The American election is coming on November 3rd, just ten weeks away, and polls are very close between the Trump-Biden camps, according to CNN’s tracking data. Without a doubt, the auto industry can expect very different effects depending on who earns the public’s trust and occupies the Oval Office for the next four-year term.
CBT News has taken claims from both the Republican incumbent and the Democratic presidential nominee to give head-to-head insight into what may come about for the auto industry in the United States.
The trade agreement known as USMCA that replaces NAFTA went into effect on July 1st, 2020. The Trump administration made good on their promise to make corrections to the outdated trade policy with the intention to keep more high-paying jobs in America and ensuring higher domestic content for cars sold in the country.
Trump’s approach has been polarizing and can increase manufacturing costs for the auto industry, costs that eventually get passed onto the consumer.
Biden has previously supported the USMCA, stating, ” What I’ve seen change is that the vast majority of the labor movement supported it.”
New Auto Industry Jobs
Outlined in his campaign’s ‘Build Back Better’ plan, Joe Biden says that his government will increase jobs in the auto sector substantially. Through tax incentives, government purchases, and other means, Biden claims, “Together, this will mean 1 million new, well paying jobs in the American automobile industry.”
Trump’s record on auto industry jobs is less optimistic. Despite promising 100,000 new auto jobs in February 2020, a quarter-million manufacturing jobs – including those in automotive – have disappeared since 2017.
Trump has been a vocal supporter for the oil industry and has tried to make CAFE (corporate average fuel economy) standards easier for carmakers to achieve. A battle continues between carmakers and legislators, particularly in California over the fuel economy standard rollback. Traditional carmakers like General Motors, Toyota, and FCA back the loosened restrictions.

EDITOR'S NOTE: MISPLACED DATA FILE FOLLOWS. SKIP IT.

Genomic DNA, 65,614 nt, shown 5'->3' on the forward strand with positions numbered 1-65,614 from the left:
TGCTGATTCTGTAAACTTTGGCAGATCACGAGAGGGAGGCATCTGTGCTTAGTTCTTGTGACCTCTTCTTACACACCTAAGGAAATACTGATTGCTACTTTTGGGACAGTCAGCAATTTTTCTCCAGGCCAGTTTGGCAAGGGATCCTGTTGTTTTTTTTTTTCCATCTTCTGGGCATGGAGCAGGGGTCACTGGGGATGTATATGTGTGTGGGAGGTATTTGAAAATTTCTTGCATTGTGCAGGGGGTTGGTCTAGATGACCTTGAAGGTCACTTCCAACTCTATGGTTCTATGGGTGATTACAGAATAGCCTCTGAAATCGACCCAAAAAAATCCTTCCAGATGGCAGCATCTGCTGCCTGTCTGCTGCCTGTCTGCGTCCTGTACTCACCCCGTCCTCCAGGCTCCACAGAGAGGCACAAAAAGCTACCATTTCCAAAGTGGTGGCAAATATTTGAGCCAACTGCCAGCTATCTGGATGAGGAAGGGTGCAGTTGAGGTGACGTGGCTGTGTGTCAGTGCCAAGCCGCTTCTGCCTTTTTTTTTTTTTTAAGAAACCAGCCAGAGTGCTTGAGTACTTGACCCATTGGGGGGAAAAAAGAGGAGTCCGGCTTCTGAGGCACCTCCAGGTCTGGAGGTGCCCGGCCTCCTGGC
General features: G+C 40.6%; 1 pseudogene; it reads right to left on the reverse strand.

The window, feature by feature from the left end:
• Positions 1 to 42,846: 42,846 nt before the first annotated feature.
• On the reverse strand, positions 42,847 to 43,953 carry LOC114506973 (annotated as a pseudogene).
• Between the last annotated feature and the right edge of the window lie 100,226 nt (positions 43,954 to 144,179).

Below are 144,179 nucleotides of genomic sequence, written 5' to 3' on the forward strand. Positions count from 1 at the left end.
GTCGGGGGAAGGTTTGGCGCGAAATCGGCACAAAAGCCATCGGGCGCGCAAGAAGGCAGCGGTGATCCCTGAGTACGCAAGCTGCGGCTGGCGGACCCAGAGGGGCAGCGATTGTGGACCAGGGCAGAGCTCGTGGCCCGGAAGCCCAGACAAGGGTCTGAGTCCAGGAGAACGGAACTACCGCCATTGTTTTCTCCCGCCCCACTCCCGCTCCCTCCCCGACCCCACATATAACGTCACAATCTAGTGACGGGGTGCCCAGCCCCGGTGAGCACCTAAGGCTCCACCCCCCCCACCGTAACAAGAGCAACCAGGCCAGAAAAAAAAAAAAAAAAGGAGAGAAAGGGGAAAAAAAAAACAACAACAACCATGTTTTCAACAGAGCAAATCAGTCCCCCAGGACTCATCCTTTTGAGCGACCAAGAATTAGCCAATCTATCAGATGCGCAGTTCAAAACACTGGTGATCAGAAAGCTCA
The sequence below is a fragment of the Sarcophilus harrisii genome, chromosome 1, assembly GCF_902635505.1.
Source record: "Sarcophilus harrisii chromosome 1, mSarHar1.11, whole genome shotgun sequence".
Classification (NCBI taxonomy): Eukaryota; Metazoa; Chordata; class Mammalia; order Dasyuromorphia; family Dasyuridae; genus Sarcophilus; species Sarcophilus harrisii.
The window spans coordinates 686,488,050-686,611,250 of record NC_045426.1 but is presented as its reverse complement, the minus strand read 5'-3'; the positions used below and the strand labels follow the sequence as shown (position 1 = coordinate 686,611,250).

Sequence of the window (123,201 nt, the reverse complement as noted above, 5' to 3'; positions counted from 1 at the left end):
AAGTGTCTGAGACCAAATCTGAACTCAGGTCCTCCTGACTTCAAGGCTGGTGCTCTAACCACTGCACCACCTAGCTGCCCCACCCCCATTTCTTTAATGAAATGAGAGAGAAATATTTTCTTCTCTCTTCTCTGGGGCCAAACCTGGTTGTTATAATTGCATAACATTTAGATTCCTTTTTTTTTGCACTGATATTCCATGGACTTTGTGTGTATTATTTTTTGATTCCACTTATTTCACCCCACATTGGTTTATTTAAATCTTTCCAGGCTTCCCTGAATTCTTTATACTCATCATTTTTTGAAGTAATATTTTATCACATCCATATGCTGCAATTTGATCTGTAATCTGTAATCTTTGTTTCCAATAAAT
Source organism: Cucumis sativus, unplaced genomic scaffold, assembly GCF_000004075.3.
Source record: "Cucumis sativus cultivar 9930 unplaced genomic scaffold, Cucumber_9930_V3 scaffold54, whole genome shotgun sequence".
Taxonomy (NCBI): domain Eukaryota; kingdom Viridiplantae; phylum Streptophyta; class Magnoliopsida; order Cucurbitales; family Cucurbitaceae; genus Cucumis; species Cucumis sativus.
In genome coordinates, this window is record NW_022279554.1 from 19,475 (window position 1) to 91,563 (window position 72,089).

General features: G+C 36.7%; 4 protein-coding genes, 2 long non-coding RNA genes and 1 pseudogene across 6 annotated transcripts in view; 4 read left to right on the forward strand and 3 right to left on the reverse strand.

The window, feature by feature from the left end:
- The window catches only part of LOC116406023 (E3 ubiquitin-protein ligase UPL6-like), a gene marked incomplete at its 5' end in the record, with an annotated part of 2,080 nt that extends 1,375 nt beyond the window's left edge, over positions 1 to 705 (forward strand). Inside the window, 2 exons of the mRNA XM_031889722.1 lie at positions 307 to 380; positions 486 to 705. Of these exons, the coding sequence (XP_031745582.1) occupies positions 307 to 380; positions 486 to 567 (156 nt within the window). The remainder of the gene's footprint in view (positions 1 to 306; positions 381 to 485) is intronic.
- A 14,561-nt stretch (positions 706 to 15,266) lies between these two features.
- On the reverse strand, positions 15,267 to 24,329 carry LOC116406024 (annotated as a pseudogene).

On the other hand, Biden has promised new jobs will be directed toward clean energy such as electric vehicle charging stations and providing American cities with “high-quality, zero-emissions transportation options”.
Trump’s tough talk hasn’t always served him well in one of the largest economical sectors in the United States. On the new NAFTA deal, his claim that it would create American jobs wasn’t as warmly welcomed as his camp likely hoped. Mary Lovely, senior fellow at the Peterson Institute said, “It’s not at all clear that there is going to be a positive effect on jobs in the auto industry.”
Vague comments regarding COVID-19 effects on the auto industry also didn’t help. On a call with state governors, Trump said, “We’re going to be helping them out at least a little bit and they’ve sort of requested some help, and it wasn’t their fault what happened. So we’ll be taking care of the auto industry.” Specifics weren’t provided.
Biden, on the other hand, has praised the auto industry and sees the potential for future growth. He said in a conversation with United Auto Workers union workers at a GM plant in Michigan, “It is an iconic industry. It is an American industry. We made it.” He also called for newly empowered labor unions, a move that could serve to endear himself to an industry often tied to the more conservative party.
With ten weeks to go, there’s a lot of time for positions to change and announcements are sure to be made.
Did you enjoy this article from Jason Unrau? Read other articles from him here.